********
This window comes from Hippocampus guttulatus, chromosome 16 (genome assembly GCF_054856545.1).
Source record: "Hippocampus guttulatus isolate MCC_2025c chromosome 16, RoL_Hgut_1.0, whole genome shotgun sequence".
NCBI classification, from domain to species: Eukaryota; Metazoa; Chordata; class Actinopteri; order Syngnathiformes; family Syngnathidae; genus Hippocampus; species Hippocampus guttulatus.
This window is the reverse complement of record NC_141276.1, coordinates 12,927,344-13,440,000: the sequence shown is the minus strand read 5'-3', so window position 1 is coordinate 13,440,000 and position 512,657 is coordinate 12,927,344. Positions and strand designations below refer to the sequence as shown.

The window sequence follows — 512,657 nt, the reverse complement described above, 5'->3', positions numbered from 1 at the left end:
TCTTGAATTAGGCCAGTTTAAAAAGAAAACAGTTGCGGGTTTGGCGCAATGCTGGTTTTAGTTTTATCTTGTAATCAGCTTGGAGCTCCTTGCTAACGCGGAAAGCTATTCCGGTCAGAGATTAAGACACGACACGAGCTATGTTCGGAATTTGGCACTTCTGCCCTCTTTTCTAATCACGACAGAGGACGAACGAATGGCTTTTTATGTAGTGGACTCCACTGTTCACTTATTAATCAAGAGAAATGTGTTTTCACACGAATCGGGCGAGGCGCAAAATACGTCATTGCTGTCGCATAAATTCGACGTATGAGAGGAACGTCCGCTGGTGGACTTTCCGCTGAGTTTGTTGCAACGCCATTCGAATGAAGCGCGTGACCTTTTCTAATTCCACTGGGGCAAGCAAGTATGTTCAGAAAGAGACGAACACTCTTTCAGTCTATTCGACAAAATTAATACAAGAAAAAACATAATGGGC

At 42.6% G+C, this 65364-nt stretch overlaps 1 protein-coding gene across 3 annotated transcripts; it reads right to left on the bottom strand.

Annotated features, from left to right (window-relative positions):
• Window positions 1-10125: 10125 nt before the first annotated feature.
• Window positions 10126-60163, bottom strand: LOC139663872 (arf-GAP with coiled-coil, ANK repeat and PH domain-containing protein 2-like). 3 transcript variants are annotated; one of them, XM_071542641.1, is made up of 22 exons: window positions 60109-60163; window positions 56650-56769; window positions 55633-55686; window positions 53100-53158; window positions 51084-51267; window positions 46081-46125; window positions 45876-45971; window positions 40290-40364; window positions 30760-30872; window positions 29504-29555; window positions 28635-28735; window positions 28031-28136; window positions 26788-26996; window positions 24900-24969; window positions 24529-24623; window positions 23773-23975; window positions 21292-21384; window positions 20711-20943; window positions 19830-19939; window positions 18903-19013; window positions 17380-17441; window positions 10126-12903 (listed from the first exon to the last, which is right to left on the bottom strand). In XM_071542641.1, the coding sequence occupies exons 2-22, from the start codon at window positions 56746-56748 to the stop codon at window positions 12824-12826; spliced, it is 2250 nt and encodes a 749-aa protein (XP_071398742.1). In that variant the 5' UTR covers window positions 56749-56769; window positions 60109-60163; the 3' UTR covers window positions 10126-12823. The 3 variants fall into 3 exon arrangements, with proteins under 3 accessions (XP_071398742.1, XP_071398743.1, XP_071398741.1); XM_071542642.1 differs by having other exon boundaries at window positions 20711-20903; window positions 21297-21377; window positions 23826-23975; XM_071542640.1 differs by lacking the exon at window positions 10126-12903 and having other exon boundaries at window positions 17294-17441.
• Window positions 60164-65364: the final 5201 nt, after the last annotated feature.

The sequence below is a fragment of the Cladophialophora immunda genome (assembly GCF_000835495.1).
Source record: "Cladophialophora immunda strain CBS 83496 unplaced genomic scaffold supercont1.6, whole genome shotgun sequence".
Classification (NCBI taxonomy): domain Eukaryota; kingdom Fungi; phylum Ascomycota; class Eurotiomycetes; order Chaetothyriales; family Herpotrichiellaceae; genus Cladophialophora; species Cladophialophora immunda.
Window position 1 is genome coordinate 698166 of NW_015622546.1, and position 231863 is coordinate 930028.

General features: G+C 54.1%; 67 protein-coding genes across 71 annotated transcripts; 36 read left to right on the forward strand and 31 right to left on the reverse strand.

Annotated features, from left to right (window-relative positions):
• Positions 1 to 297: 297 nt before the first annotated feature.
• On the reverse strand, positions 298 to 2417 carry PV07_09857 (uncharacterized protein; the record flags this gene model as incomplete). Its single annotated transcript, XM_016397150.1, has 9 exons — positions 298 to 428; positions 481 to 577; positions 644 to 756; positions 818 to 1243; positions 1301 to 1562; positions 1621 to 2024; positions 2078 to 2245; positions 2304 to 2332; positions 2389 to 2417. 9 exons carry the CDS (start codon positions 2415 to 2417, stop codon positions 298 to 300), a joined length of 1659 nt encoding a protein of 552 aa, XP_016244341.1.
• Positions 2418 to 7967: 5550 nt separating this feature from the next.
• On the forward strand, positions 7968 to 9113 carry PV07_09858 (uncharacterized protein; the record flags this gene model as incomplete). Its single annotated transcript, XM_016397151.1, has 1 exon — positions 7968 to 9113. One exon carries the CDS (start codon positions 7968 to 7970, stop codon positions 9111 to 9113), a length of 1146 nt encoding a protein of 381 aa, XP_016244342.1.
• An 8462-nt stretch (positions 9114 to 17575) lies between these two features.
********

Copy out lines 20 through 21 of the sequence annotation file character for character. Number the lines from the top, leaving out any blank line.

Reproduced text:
• Positions 2418 to 7967: 5550 nt separating this feature from the next.
• On the forward strand, positions 7968 to 9113 carry PV07_09858 (uncharacterized protein; the record flags this gene model as incomplete). Its single annotated transcript, XM_016397151.1, has 1 exon — positions 7968 to 9113. One exon carries the CDS (start codon positions 7968 to 7970, stop codon positions 9111 to 9113), a length of 1146 nt encoding a protein of 381 aa, XP_016244342.1.